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Index > Main > Design Principles, or Why fasm Is Different

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Tomasz Grysztar

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Tomasz Grysztar 08 Jun 2005, 21:07
I don't think that this is actually more reflecting the logic of human thinking, the "if not defined then defined" is an anynomy because "defined" in this case means "defined anywhere". If it meant "defined somewhere before in the source" (actually it was meaning this in some old versions of fasm, I have changed it to current one to get rid of problem with order of definitions, so for example "global" macro could be defined properly), then behavior you talk about would be logical and correct (and the fasm's internals would naturally follow it, as they were when it had this meaning).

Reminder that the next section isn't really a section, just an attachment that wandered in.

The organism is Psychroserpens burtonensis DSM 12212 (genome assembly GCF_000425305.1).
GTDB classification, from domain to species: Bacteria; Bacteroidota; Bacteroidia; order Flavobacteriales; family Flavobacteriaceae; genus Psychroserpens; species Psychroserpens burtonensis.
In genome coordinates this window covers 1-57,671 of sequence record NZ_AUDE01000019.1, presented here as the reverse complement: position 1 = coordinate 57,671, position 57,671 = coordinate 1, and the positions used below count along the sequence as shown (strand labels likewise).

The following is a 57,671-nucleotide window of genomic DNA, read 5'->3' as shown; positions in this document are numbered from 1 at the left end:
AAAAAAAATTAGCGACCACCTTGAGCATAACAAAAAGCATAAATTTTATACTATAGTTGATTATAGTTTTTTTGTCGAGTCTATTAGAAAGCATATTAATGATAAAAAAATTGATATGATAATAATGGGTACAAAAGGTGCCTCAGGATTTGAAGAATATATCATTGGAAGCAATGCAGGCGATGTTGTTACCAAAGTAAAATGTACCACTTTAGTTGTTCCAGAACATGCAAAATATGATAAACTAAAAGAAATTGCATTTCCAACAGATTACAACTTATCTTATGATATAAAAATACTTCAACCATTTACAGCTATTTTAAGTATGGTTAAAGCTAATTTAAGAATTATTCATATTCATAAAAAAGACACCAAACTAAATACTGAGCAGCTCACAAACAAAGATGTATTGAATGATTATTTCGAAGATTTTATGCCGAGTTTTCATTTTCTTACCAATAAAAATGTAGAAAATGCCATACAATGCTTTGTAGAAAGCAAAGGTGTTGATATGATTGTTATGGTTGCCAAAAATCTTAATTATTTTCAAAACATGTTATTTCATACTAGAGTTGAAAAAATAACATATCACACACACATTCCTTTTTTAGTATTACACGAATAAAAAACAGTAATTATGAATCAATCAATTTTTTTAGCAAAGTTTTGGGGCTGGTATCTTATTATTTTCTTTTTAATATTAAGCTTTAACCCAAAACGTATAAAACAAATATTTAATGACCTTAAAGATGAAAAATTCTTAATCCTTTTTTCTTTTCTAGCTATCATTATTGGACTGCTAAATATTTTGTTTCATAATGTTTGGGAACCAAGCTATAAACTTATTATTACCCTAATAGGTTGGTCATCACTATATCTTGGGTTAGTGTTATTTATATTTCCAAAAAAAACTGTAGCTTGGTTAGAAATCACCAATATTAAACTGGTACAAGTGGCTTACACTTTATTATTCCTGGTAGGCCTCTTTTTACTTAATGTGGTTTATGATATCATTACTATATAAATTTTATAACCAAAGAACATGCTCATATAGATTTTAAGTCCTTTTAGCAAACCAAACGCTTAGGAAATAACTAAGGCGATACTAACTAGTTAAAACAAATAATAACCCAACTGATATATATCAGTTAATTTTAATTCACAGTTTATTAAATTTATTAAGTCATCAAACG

There's also possibility of making two operators, one for each of those possible meanings of "defined" - this would be the best solution, the only thing that troubles me is to select appropriate names for both.
Post 08 Jun 2005, 21:07
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khanh 08 Jun 2005, 22:25
Thank for fast reply Very Happy . (This makes this forum the best Cool .

I hope you can quickly complete the internal design of Fasm guide so more people can contribute to your work and make Fasm even better. (It's already the best Wink )
Post 08 Jun 2005, 22:25
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wildtollwut 14 Jun 2005, 13:50
very good article! lets hope you manage to incorporate future developments and technology without having to compromise (imho) fasm's main goal: to be the assembler that assembles the code with "as much constancy as possible" . because thats what i like in comparison to nasm/masm/tasm, you are able to recognise your syntax in the disassembly of the executable!

although i personally don't like the "flood" of macros in fasm (because of the reason above) i'm not forced to use them by fasm arhcitecture and i understand that many people leverage them. let's hope it's possible to stick to this principle!

good luck and happy coding Wink
Post 14 Jun 2005, 13:50
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